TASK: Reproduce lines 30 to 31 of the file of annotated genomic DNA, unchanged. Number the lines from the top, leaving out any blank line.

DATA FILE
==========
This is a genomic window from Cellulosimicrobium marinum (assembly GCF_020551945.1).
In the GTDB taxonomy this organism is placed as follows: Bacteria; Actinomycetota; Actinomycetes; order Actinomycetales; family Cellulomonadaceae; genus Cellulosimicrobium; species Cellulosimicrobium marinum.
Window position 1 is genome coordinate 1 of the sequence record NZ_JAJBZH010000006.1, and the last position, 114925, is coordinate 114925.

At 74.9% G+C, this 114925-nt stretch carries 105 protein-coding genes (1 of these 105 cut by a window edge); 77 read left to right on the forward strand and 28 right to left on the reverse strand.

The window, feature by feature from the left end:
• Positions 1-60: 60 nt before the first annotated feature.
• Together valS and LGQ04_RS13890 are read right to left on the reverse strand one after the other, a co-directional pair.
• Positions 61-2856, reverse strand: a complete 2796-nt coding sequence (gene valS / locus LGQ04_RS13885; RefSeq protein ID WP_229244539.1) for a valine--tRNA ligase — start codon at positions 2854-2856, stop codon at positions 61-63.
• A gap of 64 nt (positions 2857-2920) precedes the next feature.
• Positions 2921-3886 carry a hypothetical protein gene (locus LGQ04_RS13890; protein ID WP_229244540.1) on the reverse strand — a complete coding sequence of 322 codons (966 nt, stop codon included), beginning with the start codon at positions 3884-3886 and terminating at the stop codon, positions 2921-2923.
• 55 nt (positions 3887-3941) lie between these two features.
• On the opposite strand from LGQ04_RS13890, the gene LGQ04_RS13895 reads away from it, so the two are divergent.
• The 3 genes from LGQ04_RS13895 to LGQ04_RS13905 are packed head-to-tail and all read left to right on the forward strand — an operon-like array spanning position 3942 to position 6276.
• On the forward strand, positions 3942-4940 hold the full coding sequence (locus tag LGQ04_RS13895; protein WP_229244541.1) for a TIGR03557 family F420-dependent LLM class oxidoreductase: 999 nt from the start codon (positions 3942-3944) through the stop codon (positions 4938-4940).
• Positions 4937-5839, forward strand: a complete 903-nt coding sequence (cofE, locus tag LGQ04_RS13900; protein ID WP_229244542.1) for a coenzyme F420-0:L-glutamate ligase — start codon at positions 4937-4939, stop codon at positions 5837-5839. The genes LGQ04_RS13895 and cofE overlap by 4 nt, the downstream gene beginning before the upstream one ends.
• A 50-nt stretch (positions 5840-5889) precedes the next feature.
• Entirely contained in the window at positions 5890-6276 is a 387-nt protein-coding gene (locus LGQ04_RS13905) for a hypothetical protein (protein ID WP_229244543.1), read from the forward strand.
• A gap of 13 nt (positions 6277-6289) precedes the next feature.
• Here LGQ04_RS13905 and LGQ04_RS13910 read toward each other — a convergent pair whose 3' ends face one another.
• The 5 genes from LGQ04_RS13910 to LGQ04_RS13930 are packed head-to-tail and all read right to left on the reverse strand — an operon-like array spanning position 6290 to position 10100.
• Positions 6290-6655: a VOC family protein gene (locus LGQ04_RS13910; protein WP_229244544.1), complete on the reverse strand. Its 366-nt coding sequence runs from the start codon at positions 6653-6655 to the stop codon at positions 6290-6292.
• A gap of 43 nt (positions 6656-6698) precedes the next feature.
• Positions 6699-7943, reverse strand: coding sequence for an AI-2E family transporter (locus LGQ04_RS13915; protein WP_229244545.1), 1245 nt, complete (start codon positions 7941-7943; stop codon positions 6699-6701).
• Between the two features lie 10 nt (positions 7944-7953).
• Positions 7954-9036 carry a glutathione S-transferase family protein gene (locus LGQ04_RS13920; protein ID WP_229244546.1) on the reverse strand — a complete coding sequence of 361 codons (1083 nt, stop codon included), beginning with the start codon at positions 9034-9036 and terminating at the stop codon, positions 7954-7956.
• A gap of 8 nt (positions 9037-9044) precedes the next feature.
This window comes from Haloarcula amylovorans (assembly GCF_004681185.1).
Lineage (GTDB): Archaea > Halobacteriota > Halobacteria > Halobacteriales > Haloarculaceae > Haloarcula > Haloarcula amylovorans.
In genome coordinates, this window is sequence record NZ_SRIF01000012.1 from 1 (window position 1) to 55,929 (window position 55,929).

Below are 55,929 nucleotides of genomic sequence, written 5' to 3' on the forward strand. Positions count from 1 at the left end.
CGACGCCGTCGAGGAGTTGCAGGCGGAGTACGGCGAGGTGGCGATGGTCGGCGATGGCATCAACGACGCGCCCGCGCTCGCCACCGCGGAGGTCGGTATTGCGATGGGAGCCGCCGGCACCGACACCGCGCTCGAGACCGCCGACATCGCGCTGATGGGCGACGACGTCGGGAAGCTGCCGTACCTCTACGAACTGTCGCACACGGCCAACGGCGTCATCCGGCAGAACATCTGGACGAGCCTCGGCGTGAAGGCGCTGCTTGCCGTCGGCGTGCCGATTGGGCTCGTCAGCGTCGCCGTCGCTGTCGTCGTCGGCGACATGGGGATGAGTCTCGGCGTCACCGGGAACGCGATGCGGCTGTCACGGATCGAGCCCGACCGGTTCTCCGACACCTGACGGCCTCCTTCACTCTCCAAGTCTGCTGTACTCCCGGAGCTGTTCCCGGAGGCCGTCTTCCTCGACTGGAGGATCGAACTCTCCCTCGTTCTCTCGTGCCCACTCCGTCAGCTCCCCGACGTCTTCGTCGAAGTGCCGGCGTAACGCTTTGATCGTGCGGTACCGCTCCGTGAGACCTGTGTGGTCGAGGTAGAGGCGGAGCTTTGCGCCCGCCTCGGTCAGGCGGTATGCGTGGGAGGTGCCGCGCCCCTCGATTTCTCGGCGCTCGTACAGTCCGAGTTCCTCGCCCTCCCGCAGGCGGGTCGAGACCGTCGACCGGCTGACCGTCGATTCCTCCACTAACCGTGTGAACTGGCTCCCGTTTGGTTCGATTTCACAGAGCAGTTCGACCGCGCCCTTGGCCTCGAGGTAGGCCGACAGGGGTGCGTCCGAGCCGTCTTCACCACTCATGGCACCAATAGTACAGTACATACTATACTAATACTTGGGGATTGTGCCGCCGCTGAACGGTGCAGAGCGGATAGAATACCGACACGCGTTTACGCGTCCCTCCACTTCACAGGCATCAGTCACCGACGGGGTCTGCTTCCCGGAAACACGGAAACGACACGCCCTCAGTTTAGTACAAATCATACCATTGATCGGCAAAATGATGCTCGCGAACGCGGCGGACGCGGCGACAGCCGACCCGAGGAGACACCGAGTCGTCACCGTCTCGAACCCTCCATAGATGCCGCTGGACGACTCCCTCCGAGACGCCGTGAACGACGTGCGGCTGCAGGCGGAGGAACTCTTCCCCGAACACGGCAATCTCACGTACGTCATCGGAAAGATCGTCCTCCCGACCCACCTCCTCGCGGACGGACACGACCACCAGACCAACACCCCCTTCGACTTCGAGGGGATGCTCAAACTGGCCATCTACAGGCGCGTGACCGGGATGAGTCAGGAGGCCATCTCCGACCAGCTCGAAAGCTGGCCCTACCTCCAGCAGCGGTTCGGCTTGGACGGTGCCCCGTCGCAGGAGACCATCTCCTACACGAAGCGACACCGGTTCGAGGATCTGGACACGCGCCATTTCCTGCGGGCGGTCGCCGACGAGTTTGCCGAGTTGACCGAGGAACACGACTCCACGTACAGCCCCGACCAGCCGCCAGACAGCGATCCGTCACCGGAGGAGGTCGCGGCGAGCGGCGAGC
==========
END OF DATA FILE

Below are 55,929 nucleotides of genomic sequence, written 5' to 3' on the forward strand. Positions count from 1 at the left end.
CGACGCCGTCGAGGAGTTGCAGGCGGAGTACGGCGAGGTGGCGATGGTCGGCGATGGCATCAACGACGCGCCCGCGCTCGCCACCGCGGAGGTCGGTATTGCGATGGGAGCCGCCGGCACCGACACCGCGCTCGAGACCGCCGACATCGCGCTGATGGGCGACGACGTCGGGAAGCTGCCGTACCTCTACGAACTGTCGCACACGGCCAACGGCGTCATCCGGCAGAACATCTGGACGAGCCTCGGCGTGAAGGCGCTGCTTGCCGTCGGCGTGCCGATTGGGCTCGTCAGCGTCGCCGTCGCTGTCGTCGTCGGCGACATGGGGATGAGTCTCGGCGTCACCGGGAACGCGATGCGGCTGTCACGGATCGAGCCCGACCGGTTCTCCGACACCTGACGGCCTCCTTCACTCTCCAAGTCTGCTGTACTCCCGGAGCTGTTCCCGGAGGCCGTCTTCCTCGACTGGAGGATCGAACTCTCCCTCGTTCTCTCGTGCCCACTCCGTCAGCTCCCCGACGTCTTCGTCGAAGTGCCGGCGTAACGCTTTGATCGTGCGGTACCGCTCCGTGAGACCTGTGTGGTCGAGGTAGAGGCGGAGCTTTGCGCCCGCCTCGGTCAGGCGGTATGCGTGGGAGGTGCCGCGCCCCTCGATTTCTCGGCGCTCGTACAGTCCGAGTTCCTCGCCCTCCCGCAGGCGGGTCGAGACCGTCGACCGGCTGACCGTCGATTCCTCCACTAACCGTGTGAACTGGCTCCCGTTTGGTTCGATTTCACAGAGCAGTTCGACCGCGCCCTTGGCCTCGAGGTAGGCCGACAGGGGTGCGTCCGAGCCGTCTTCACCACTCATGGCACCAATAGTACAGTACATACTATACTAATACTTGGGGATTGTGCCGCCGCTGAACGGTGCAGAGCGGATAGAATACCGACACGCGTTTACGCGTCCCTCCACTTCACAGGCATCAGTCACCGACGGGGTCTGCTTCCCGGAAACACGGAAACGACACGCCCTCAGTTTAGTACAAATCATACCATTGATCGGCAAAATGATGCTCGCGAACGCGGCGGACGCGGCGACAGCCGACCCGAGGAGACACCGAGTCGTCACCGTCTCGAACCCTCCATAGATGCCGCTGGACGACTCCCTCCGAGACGCCGTGAACGACGTGCGGCTGCAGGCGGAGGAACTCTTCCCCGAACACGGCAATCTCACGTACGTCATCGGAAAGATCGTCCTCCCGACCCACCTCCTCGCGGACGGACACGACCACCAGACCAACACCCCCTTCGACTTCGAGGGGATGCTCAAACTGGCCATCTACAGGCGCGTGACCGGGATGAGTCAGGAGGCCATCTCCGACCAGCTCGAAAGCTGGCCCTACCTCCAGCAGCGGTTCGGCTTGGACGGTGCCCCGTCGCAGGAGACCATCTCCTACACGAAGCGACACCGGTTCGAGGATCTGGACACGCGCCATTTCCTGCGGGCGGTCGCCGACGAGTTTGCCGAGTTGACCGAGGAACACGACTCCACGTACAGCCCCGACCAGCCGCCAGACAGCGATCCGTCACCGGAGGAGGTCGCGGCGAGCGGCGAGC